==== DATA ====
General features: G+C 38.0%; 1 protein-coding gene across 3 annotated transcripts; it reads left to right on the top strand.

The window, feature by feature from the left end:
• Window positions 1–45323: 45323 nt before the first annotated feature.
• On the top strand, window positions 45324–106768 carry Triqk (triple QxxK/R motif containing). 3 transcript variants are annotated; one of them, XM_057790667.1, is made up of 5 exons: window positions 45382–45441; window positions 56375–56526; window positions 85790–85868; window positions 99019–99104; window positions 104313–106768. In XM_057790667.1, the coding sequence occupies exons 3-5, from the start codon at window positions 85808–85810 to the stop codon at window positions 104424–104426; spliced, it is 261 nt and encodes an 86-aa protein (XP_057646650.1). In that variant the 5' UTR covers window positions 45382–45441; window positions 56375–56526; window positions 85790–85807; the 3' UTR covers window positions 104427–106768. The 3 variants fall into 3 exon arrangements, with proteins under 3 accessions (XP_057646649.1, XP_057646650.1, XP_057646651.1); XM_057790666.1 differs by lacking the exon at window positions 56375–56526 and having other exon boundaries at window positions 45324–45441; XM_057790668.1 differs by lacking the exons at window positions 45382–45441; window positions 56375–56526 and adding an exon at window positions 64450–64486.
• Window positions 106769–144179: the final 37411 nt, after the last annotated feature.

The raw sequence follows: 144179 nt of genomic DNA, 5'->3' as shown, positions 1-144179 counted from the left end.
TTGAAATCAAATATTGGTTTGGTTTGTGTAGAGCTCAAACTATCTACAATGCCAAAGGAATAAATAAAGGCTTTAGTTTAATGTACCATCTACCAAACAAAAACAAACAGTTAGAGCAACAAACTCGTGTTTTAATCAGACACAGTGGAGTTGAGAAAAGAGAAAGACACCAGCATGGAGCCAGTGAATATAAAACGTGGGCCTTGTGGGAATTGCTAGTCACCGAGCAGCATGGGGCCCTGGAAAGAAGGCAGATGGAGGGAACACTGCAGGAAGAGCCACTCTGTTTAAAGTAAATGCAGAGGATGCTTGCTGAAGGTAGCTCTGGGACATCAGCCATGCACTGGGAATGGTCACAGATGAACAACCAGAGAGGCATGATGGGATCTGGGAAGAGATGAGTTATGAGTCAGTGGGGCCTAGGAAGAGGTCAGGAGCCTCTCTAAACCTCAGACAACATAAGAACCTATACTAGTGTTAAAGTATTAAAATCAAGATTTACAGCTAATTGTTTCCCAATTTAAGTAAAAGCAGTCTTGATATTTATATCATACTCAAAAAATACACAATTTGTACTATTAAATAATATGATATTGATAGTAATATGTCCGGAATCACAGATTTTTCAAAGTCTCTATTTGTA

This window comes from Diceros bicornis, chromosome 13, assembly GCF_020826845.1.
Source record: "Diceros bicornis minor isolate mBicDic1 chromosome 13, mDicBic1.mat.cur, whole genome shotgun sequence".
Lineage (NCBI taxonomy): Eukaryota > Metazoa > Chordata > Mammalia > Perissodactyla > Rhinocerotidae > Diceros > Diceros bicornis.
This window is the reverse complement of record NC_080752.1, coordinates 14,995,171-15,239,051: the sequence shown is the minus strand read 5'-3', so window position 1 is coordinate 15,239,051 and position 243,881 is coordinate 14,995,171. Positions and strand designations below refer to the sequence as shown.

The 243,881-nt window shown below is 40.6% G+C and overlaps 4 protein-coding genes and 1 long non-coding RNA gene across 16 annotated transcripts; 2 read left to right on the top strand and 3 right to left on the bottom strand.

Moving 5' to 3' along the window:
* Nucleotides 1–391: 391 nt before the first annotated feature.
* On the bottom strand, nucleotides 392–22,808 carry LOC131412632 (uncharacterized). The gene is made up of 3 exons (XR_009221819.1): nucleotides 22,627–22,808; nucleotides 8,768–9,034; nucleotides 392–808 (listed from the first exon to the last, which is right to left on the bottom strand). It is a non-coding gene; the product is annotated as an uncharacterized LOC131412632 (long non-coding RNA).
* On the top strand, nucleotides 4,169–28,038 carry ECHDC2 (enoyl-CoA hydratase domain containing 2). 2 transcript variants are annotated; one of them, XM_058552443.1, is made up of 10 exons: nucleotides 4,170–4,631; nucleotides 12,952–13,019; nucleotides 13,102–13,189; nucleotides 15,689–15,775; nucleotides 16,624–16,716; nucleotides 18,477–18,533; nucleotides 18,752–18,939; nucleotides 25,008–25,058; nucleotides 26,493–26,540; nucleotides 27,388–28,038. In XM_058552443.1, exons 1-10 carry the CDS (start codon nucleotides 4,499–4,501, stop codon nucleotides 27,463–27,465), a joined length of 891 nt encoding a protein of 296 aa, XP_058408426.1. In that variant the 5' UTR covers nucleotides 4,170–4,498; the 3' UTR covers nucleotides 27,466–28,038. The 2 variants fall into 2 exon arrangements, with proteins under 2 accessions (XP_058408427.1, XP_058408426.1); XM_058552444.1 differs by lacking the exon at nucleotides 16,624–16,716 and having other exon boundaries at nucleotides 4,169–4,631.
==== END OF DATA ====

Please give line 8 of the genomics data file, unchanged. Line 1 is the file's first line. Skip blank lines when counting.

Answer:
This window comes from Diceros bicornis, chromosome 13, assembly GCF_020826845.1.